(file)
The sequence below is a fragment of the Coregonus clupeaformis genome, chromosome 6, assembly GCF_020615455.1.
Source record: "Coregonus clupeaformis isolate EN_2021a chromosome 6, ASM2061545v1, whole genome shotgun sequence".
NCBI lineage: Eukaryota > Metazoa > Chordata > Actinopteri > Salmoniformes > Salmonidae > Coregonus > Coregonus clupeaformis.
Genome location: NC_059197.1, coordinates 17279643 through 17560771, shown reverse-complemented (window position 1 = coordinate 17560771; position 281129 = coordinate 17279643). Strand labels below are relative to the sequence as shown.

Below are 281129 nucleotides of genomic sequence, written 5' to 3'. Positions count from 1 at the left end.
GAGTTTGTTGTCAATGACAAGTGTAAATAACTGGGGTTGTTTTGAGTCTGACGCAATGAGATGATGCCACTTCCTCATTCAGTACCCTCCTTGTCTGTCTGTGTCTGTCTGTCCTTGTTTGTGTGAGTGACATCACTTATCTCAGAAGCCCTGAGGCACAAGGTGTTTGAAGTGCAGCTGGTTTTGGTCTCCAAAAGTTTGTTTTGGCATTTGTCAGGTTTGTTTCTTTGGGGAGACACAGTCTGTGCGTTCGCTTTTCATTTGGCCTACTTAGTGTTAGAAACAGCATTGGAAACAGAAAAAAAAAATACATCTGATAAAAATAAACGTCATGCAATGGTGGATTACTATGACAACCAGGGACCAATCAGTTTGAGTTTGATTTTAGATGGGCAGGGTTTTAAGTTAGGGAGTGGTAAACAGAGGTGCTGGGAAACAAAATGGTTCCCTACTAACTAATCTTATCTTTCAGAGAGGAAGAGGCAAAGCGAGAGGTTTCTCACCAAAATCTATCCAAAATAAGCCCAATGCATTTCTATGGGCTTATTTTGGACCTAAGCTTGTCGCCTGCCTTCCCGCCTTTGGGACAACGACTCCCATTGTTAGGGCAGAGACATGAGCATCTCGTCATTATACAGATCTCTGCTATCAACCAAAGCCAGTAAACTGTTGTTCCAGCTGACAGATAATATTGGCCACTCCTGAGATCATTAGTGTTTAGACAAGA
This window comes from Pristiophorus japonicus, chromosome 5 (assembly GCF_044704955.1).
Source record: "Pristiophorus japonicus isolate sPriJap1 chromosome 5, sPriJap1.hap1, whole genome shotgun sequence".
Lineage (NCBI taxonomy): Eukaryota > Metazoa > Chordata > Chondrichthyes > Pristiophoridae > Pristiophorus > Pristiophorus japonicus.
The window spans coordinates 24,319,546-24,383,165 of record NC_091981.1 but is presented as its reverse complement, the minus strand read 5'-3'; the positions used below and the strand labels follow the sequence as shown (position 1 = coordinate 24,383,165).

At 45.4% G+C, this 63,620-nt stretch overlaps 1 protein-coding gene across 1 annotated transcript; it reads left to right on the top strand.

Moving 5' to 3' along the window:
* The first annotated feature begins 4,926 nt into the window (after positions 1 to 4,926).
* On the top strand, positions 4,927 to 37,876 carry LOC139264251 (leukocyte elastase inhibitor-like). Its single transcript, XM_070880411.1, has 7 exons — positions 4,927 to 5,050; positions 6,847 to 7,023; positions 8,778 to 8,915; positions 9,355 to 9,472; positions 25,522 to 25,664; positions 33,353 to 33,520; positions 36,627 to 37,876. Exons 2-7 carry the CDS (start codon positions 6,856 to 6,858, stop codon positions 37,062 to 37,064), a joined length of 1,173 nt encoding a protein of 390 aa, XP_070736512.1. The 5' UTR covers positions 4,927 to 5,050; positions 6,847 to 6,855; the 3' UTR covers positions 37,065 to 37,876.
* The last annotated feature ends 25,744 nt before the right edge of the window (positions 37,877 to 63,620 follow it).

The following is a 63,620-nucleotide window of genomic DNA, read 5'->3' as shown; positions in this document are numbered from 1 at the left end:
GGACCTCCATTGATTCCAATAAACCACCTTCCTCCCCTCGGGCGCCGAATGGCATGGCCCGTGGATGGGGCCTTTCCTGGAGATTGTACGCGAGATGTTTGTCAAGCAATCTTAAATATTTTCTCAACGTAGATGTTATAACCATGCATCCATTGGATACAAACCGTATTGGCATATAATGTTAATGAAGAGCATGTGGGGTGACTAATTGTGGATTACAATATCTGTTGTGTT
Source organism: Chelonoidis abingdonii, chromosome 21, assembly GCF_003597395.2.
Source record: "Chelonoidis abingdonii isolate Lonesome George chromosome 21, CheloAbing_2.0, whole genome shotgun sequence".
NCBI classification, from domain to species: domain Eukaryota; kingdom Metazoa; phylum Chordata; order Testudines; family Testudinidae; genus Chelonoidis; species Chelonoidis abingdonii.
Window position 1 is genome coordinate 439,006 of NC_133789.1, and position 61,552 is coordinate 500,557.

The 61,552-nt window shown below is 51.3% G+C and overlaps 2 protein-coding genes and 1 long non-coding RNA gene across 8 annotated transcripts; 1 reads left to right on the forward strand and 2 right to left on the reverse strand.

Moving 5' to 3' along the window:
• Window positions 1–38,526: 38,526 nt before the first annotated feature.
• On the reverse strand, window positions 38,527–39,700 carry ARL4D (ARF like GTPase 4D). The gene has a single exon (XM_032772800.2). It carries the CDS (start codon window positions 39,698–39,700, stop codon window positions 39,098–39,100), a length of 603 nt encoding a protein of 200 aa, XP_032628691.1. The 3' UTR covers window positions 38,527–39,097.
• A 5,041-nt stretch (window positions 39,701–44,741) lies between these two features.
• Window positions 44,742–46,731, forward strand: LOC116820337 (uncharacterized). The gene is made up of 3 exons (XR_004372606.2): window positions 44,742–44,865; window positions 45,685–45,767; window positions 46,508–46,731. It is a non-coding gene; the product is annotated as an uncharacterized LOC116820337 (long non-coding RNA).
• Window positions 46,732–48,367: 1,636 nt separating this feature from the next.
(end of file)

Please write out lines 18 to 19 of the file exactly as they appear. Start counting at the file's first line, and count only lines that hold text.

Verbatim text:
Source organism: Chelonoidis abingdonii, chromosome 21, assembly GCF_003597395.2.
Source record: "Chelonoidis abingdonii isolate Lonesome George chromosome 21, CheloAbing_2.0, whole genome shotgun sequence".